Tax Deducted at Source (TDS) - A simple guide with example

Hello Everyone, In this post, we will talk about TDS or Tax Deducted at Source. We will go through various details starting from what TDS is, when it is applicable and how it works.

The topics we will cover in this post are:

What is TDS?

TDS is an abbreviation for ‘Tax Deducted at Source’. TDS is a means of collecting tax on income from any entity. So, under TDS the tax is deducted at the source i.e., from where the income is generated.

The purpose of TDS is so that people will pay tax as soon as they earn or get an income. Income Tax was generally paid once, at the end of a financial year. With TDS, the whole process is changed. The same amount will now be paid in smaller amounts regularly.

Objectives of Tax Deducted at Source

  • It aids in the payment of the tax to the government every month by the taxpayer. They don’t have to pay a huge tax amount at once. Thus can pay in small instalments.
  • It minimizes tax evasion by the collection of tax at the time of payment of income (partially or wholly) at the time it is generated.
  • The government requires funds throughout the year so, both advance tax and TDS helps in the smooth running of the government.

Entities involved in Tax Deducted at Source

  • Deductor – The company or person that makes the payment after deducting TDS is called a Deductor.
  • Deductee – The company or person receiving the payment is called the Deductee.

It is the responsibility of the deductor to deduct the TDS before making the payment and deposit the amount to the government.

TDS is deducted irrespective of the mode of payment – cash/cheque or credit to the payee’s account whichever happens earlier. The TDS deducted is linked to the TAN of the Deductor and the PAN of the Deductee.

The Deductee receives the net amount after deduction of tax at source. The Deductee will add the gross amount to their income during their annual returns.

The amount which is deducted at source is then adjusted against their final tax liability. Basically, it is taking credit of the amount already deducted and paid on their behalf.

What is TDS deducted on?

TDS is deducted from various payments like:

  • Salaries
  • Interest payment by banks
  • Payment of commission
  • Payment of rent
  • Payments made to consultants
  • Payments to lawyers or freelancers

Individuals are not expected to deduct TDS while paying rent or while paying fees to doctors or lawyers. TDS is not applicable to all incomes and all persons for all transactions.

The due date for depositing the TDS to the government?

The TDS is deposited to the government by 7th of the following month. So, for TDS deducted on rent and for purchase of property, the due date is 30 days from the end of the month in which TDS is deducted.

Once deposited, this amount reflects in the Form 26AS of individual deductee’s on the TRACES website linked to the Income Tax Department’s e-filing websiteThe deductee also gets a certificate from the deductor stating the amount of TDS.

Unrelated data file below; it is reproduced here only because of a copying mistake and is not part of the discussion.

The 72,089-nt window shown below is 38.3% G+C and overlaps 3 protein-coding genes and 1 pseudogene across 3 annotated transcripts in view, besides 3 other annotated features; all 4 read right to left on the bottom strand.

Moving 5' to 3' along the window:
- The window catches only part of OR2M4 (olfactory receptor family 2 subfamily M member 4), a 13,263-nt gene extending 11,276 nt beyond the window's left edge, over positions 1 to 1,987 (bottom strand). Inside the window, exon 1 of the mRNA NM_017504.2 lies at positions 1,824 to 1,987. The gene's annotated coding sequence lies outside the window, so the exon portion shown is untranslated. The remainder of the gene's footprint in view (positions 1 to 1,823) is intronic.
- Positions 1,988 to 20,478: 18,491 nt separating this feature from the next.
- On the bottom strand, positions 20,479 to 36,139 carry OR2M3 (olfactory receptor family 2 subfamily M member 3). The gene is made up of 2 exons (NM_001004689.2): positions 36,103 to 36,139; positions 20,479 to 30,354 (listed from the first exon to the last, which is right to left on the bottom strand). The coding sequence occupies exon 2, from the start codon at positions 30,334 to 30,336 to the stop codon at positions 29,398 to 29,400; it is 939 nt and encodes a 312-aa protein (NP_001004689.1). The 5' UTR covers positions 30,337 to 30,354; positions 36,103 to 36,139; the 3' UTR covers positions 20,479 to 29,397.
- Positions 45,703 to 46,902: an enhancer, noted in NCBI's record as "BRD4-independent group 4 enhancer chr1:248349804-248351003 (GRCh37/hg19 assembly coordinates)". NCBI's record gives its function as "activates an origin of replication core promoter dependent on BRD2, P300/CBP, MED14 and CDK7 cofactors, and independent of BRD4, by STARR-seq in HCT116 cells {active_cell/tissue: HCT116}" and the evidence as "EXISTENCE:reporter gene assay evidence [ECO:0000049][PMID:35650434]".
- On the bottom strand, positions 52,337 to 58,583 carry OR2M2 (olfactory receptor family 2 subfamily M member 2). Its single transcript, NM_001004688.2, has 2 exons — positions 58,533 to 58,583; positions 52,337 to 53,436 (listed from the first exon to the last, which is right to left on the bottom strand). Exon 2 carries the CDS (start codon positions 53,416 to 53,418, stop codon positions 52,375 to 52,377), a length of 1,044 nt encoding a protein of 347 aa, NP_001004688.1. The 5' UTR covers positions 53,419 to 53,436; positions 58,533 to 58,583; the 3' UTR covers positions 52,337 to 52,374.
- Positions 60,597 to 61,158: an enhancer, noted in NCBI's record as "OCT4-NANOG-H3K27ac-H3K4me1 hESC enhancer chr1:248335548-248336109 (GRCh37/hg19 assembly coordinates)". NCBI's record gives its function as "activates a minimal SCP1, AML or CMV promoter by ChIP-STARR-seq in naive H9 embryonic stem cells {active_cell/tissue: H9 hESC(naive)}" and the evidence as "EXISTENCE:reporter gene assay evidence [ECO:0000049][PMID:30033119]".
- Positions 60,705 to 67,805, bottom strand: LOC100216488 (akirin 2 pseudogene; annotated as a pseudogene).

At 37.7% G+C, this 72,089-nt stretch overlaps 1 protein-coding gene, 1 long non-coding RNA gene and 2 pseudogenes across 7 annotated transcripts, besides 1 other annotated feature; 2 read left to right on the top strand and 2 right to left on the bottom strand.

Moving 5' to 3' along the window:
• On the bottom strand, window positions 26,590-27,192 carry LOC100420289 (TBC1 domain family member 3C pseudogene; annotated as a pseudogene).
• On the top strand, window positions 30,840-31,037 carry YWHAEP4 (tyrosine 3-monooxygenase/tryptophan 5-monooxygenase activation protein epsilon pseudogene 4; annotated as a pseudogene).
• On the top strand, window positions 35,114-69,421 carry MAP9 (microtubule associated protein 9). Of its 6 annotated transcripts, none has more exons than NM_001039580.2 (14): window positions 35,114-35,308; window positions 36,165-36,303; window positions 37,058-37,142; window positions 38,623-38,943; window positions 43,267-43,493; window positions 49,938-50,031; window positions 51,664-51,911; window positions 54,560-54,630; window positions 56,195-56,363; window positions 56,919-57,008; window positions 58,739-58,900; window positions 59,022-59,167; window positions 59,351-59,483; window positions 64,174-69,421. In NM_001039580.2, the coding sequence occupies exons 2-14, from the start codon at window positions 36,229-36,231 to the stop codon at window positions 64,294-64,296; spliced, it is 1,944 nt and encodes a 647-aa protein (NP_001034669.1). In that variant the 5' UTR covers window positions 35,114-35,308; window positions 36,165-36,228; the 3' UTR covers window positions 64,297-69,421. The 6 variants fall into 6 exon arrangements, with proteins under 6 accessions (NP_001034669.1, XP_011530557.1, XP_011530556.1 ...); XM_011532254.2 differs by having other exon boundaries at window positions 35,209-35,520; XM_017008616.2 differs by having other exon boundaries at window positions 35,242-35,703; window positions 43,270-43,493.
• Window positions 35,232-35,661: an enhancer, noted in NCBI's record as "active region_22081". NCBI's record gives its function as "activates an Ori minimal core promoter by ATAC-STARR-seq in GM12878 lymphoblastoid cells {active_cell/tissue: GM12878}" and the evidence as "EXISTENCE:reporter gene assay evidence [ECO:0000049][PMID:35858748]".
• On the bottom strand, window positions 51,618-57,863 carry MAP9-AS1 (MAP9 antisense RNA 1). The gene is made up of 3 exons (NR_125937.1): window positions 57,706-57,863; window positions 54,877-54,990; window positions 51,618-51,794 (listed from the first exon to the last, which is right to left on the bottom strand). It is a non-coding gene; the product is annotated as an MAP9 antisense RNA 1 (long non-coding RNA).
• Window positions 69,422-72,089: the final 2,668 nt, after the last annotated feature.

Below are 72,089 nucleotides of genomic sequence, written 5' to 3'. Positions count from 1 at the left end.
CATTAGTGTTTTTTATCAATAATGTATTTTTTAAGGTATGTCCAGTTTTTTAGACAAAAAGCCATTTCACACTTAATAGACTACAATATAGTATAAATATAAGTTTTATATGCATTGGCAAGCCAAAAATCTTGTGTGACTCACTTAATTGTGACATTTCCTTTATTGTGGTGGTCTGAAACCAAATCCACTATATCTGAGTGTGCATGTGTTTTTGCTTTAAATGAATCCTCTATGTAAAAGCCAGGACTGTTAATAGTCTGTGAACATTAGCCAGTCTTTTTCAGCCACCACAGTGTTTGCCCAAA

For Example:
TDS deducted in August is paid to the government by 7th September. However, the TDS deducted in March can be deposited till 30th April.

What is TDS return?

A deductor deposit the deducted tax to the government and then the details are filed quarterly by TDS return. So, there are different types of TDS return forms for different TDS deductions.

How and When to file TDS return?

Filing TDS returns are required to all who have deducted TDS. It is quarterly submission containing details like TAN, amount of TDS deducted, type of payment, PAN of deductee, etc.

There are different forms for filing returns based on the purpose of the deduction of TDS. Now let us take a look at the below table:

Form No Transactions reported in the return Due date
Form 24Q TDS (on Salary)
  • Q1 – 31st July
  • Q2 – 31st October
  • Q3 – 31st January
  • Q4 – 31st May
Form 26Q TDS (on all payments except salaries)
  • Q1 – 31st July
  • Q2 – 31st October
  • Q3 – 31st January
  • Q4 – 31st May
Form 27Q TDS (on all payments made to non-residents excluding salary)
  • Q1 – 31st July
  • Q2 – 31st October
  • Q3 – 31st January
  • Q4 – 31st May
Form 26QB TDS (on sale of the property) 30 days from the end of the month in which TDS is deducted
Form 26QC TDS (on rent) 30 days from the end of the month in which TDS is deducted

What is a TDS certificate?

Form 16, Form 16A, Form 16 B and Form 16 C are the TDS certificates issued by a person deducting TDS to the assessee from whose income TDS was deducted while making payment.

For Example, The employer issue Form 16 to salaried employees and Form 16A for non-salaried employees within a specified time.

When should TDS be deducted and by whom?

Any person making certain payments as per the Income Tax Act should deduct TDS at the time of making that payment. But TDS is not deducted if the payment made by an individual or HUF who are exempted from the tax audit.

In case of rent payments made by individuals and HUF more than Rs 50,000 per month, the deduction of TDS @ 5% happens even if the individual or HUF is not liable for a tax audit. They also need not apply for TAN.

Your employer deducts TDS from you as per the income tax slab rates.

For Example, Banks deduct TDS at the rate of 10% but they will deduct 20% if you have not provided PAN.

That’s it for this post on TDS. If you have any questions, leave them in the comments section below.

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